The Secret To Gordon Ramsay's Seared Tuna Is Lots Of Lime Zest

Perfectly seared tuna is one of those deceptively simple dishes. It doesn't require fancy gadgets or unusual ingredients, instead relying on timing and technique in the kitchen. Seared or marinated too long and your gorgeous tuna steak turns into a brick — hard, dry, and disappointing on the plate. It's the sort of dish that might provoke an epic Gordon Ramsay tantrum.

Whether you're a fan of the notoriously mercurial Chef Ramsay or not, there's no denying the man can cook, and the MasterClass exposition of his seared tuna technique is a primer in precision. Ramsay opts to crust the tuna in sesame seeds, one of our favorite approaches, as the toasted seeds add a delicious nutty depth to a fresh tuna steak. And lime zest is the perfect ingredient to brighten up expertly seared tuna, enhancing the toasted seeds and adding lift to the entire dish. Ramsay's strategy is to employ lots of that lime zest.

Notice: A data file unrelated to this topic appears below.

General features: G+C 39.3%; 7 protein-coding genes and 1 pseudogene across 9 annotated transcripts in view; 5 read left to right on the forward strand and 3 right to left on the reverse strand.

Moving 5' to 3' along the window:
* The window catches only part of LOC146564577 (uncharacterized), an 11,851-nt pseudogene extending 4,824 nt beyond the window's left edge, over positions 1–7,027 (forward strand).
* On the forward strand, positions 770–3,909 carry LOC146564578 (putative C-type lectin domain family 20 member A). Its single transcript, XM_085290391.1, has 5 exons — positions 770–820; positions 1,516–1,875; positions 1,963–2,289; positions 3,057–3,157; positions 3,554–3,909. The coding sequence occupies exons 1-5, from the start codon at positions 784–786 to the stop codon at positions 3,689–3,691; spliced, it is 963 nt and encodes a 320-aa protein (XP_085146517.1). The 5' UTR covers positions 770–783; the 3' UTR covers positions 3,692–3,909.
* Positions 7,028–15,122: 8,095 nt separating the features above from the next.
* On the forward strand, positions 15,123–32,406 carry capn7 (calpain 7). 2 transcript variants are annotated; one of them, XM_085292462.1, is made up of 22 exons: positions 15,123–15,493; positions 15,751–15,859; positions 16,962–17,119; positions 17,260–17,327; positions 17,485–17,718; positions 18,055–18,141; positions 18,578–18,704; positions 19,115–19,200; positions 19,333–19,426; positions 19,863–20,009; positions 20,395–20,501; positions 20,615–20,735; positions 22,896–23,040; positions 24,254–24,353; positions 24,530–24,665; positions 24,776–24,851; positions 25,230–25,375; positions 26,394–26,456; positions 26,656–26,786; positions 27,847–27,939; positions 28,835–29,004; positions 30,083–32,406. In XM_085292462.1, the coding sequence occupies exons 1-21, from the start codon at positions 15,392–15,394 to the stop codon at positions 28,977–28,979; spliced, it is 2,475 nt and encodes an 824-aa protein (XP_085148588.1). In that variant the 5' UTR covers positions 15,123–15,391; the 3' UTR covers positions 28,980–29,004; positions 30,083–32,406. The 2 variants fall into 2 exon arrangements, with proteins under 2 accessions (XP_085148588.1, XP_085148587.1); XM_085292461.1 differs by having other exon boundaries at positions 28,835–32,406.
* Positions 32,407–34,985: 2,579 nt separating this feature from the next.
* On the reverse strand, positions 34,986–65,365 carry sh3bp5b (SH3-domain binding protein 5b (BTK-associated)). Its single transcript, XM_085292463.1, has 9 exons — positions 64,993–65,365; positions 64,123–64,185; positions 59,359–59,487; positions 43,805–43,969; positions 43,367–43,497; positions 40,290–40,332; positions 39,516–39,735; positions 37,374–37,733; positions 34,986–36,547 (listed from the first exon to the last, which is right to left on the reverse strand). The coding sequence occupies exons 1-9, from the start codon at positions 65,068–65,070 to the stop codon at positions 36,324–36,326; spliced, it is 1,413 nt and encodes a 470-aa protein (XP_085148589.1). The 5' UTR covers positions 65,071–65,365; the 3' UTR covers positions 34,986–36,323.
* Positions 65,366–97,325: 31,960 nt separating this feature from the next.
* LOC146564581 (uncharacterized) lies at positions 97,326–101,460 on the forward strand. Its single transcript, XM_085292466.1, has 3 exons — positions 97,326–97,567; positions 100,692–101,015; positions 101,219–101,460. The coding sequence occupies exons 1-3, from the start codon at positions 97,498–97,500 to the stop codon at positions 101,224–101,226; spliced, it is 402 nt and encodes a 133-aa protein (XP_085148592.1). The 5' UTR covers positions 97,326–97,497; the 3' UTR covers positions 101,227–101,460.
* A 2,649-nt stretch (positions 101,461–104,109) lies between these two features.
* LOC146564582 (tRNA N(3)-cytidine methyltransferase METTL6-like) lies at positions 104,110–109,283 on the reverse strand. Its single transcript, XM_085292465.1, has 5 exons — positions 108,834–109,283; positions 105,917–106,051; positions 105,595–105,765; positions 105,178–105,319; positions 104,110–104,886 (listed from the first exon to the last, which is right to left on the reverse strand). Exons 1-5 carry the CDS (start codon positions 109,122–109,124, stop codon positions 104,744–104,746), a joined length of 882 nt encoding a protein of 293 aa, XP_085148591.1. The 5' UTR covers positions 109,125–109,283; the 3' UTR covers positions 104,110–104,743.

How does Gordon Ramsay use lime zest in his seared tuna?

Ramsay doesn't add lime zest as an afterthought or a mere garnish. He goes all in. Before he crusts the tuna steak with sesame seeds, he adds a generous coating of lime zest, applied directly to the fresh tuna after brushing the fish with egg whites to help the citrus adhere. Once the tuna is coated in sesame seeds, it's seared just briefly over medium-high heat, making sure to pull the tuna from the skillet well before it's cooked entirely through.

Once the seared tuna is on the plate, Ramsay reaches for the zester again, giving the entire dish a fresh hit of fragrant lime zest. Employing citrus zest throughout the cooking and plating process is a win for seared tuna. As it does for so many dishes both savory and sweet, the citrus zest adds freshness in flavor and aroma.